The Risk of Throwing It All Over the Cliff……..and Then Learning How to Fly

1984. The Orwellian year of change, but in the novel by the same name it was a year of forced conformity, the chaining of ideas to the Big Brother agenda. It was the worst of times in the mind of George Orwell.

In my own case, 1984 was a time of finally breaking free of conformity, unlocking the chains of imprisoned ideas and learning for the first time how to fly. I am an academic and academics live and die by ideas, ones that they research and publish and try to spread to others.

I had a sabbatical in that fated year at the University of Wisconsin-Madison where my ideas centered on moral development, which was centered on how youth     become fair, which was centered on two thinkers, Jean Piaget of Switzerland and Lawrence Kohlberg of Harvard. Like sheep, the rest of us fell into line behind these thinkers’ ideas and we bleated out the same old story: there are stages of development in how youth think about justice and the more complex their thinking, the better off the youth are. And when I studied the progression of ideas on this theme during my 1984 sabbatical I faced a frightening reality: We are all recycling the same old story decade after decade after decade…..from 1932 to the present. 1984. Yes, I was horrified that I was about to spend the rest of my career in the pasture of old ideas, following shepherds who had brilliant original ideas. Yet, why should I keep going to that same pasture again and again…….and again?

I decided to get out of the line and flee that pasture. I threw over the academic cliff all of my writing and research on these two luminaries’ ideas…….and I never have gone back, over 30 years now, to read even one of my journal articles on youths’ justice-thinking that helped me receive both grants and tenure. I did not go back because the ideas were choking the life out of me. Why live in the shadow of luminaries when their ideas already have been brought to pasture so often by so many?

So, here I was in a publish-or-perish university without an idea……and academics live and die by ideas. So, I asked myself this question: What in the area of moral development might impact — — — truly impact on a deep level — — every person on the planet? Well, I thought, everyone who has ever lived and in the future will live on this planet must confront the opposite of Piaget’s and Kohlberg’s life-callings: injustice. How do people respond to injustice so that they can emotionally heal from the effect of cruel, undeserved injustice? Forgiveness. Yes, forgiveness. If people can learn to forgive, perhaps this could aid people in casting off resentment and unhealthy anger and discouragement. Yes, forgiveness is worth studying even though it seems so….so… unreasonable, being good to those who are not good to you.

Yet, when I went to the library and asked the librarian to do a literature search (there were no Google searches back then) for all studies in all of the social sciences focused expressly on people forgiving other people, she came back with a blank piece of paper. Sorry, but there are no such studies on the planet. A friend of mine, at the same time, did such a search in the library at a Kansas university and he, too, was met with a blank sheet. No published studies on forgiving existed.

I decided to start a think-tank at the University of Wisconsin-Madison to begin asking these questions: What does it mean to forgive others? What is the pathway that people typically walk when they decide to forgive? What outcomes can we measure when people choose to forgive? The Friday Forgiveness Seminar was born in the spring semester of 1985 (and continues to this day) and consisted of a wide range of cultures and faiths and no-faiths, people from Saudi Arabia, Greece, Taiwan, Korea, and the United States…….Muslims, Jewish, Christian, agnostics, and the religiously indifferent. We all sat around a table every Friday, discussed the questions, did the research, and found very good things in that research. When people forgive, even when hurt gravely such as by incest or emotional abuse, there is a tendency for the forgivers to reduce in anger and anxiety and even in depression. They get their lives back.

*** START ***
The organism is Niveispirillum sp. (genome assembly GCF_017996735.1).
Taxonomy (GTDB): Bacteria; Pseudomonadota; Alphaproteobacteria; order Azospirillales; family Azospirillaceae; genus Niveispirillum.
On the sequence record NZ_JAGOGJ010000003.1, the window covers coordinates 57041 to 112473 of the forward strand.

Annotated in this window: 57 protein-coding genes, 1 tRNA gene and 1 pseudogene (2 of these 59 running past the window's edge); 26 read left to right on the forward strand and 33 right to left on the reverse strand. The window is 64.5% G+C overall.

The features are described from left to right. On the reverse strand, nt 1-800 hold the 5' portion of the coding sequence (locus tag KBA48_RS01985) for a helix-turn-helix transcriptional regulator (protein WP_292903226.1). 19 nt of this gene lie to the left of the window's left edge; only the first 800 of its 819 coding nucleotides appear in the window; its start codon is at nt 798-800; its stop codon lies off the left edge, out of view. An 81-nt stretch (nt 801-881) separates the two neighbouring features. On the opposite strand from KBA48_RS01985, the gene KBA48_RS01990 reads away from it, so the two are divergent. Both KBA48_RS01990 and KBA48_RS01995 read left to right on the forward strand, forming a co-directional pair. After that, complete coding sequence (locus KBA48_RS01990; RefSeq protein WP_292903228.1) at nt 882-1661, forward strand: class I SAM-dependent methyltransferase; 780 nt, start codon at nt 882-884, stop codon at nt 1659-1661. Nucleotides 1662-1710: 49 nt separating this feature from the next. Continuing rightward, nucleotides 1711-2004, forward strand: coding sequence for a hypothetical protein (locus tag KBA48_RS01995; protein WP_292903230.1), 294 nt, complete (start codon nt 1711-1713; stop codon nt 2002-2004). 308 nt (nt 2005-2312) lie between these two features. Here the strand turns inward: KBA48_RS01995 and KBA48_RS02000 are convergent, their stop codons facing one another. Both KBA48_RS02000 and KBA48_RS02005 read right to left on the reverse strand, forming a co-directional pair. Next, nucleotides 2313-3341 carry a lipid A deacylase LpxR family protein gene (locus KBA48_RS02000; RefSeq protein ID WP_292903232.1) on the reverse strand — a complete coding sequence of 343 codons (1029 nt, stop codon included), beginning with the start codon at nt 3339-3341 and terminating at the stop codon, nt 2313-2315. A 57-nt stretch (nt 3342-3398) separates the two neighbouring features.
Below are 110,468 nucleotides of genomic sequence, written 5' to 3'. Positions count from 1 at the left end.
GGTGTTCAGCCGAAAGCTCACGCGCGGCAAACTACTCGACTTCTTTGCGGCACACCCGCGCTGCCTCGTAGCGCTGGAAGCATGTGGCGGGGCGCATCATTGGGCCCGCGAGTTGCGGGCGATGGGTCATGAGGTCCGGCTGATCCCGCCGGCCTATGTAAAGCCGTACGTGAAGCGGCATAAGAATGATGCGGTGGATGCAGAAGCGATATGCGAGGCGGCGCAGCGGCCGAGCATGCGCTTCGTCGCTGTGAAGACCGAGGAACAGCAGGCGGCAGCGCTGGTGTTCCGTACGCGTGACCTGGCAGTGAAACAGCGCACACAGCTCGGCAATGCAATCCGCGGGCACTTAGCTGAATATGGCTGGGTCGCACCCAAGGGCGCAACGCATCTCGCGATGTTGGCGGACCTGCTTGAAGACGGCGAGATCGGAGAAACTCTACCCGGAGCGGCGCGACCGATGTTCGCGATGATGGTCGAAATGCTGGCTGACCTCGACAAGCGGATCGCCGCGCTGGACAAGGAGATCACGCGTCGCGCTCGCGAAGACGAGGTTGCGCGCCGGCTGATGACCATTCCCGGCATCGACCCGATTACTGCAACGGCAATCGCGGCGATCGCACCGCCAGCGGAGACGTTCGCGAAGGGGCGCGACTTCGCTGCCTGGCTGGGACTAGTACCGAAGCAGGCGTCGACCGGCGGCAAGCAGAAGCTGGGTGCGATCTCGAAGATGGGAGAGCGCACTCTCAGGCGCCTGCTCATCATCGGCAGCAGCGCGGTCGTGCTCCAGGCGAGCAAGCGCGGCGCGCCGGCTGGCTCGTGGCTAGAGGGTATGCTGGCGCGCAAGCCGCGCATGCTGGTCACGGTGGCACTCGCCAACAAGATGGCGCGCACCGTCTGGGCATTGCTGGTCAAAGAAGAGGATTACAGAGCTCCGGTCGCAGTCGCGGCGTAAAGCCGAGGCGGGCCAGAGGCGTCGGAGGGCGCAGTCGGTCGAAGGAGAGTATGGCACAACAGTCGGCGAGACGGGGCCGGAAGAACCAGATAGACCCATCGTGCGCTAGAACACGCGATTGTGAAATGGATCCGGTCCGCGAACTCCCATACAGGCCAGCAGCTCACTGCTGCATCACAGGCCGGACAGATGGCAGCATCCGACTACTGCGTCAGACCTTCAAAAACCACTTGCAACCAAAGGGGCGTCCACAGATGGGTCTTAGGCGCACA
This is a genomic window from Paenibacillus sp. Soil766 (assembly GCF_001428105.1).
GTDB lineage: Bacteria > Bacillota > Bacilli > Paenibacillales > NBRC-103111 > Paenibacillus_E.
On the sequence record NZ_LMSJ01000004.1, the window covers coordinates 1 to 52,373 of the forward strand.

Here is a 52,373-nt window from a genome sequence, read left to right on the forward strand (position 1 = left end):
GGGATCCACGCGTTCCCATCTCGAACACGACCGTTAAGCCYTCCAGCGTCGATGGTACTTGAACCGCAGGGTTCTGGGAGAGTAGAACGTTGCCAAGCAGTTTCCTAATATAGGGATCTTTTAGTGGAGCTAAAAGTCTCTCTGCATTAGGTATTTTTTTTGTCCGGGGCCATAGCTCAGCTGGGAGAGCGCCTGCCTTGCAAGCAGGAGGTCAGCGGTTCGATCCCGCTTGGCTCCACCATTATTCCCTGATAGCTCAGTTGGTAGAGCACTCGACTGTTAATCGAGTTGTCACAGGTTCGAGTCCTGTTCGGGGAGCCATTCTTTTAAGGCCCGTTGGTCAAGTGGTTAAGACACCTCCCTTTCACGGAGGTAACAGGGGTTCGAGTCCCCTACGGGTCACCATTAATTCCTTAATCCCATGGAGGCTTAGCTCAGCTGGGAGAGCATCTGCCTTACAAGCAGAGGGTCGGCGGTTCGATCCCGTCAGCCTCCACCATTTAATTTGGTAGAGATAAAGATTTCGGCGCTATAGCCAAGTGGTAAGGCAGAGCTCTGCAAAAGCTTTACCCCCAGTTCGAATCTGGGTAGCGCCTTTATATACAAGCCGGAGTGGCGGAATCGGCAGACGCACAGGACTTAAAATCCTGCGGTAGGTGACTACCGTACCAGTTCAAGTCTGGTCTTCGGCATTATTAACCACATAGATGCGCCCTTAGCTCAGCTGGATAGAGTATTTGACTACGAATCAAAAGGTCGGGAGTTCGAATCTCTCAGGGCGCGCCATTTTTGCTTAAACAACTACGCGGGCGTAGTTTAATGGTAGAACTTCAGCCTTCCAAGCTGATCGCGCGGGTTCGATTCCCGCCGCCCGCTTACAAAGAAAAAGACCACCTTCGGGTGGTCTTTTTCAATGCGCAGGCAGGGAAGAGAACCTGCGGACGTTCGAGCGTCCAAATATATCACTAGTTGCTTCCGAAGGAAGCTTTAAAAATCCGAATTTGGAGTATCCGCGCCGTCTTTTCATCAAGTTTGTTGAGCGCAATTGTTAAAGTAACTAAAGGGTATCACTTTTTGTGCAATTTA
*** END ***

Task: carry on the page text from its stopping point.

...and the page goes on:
Nonetheless, academia is not so forgiving as to forgive me for stepping out of the sheep line and thinking independently. Academia talks the talk of academic freedom, but offers its support only within the parameters of what is considered acceptable at that point in time in that cultural context. I now like to say that academia, if we are not careful, grooms us for the sheep’s meadow where we can live out our lives under the careful watch of the academic shepherds who will tell us what is and what is not an acceptable thought. And the study of forgiveness in 1985 was not one of those ideas.

A firestorm erupted about our studying forgiving. It is unacceptable, I was told. It is too soft an idea for hard-headed academia, I was told. You are ruining your career and so you will ruin the career of your unsuspecting graduate students. Desist! Desist with your ideas! 1984.

I did not listen, nor did my brave graduate students, so many of whom now are in solid and tenured academic positions…….because the original nay-sayers were wrong. As soon as we started to publish work on Forgiveness Therapy, showing the reduction of depression, and even its elimination in people who had suffered for years, many academics began to change their ideas about our ideas. The American Psychological Association played a large part in this turn around, as the Editor of APA Books, Mary Lynn Skutley, took her own risk by publishing one of my books, Helping Clients Forgive with the psychiatrist Richard Fitzgibbons, then another and then another. 5 books in all at APA and this helped to put the social scientific study of forgiving on the map of acceptability.

We were able to fly with our ideas, but only after not accepting the chains in the pasture of the sheep. And I will never go back to that pasture.                          

The risks continue. My colleagues and I have given talks in war-torn areas, areas where governmental overseers warn us not to go. Yet, the ideas beckon. We are planning the Jerusalem Conference on Forgiveness for July 12 and 13, 2017 because, well, Jerusalem is a very hurting city and so it is a symbol of the need for forgiving, so off we go.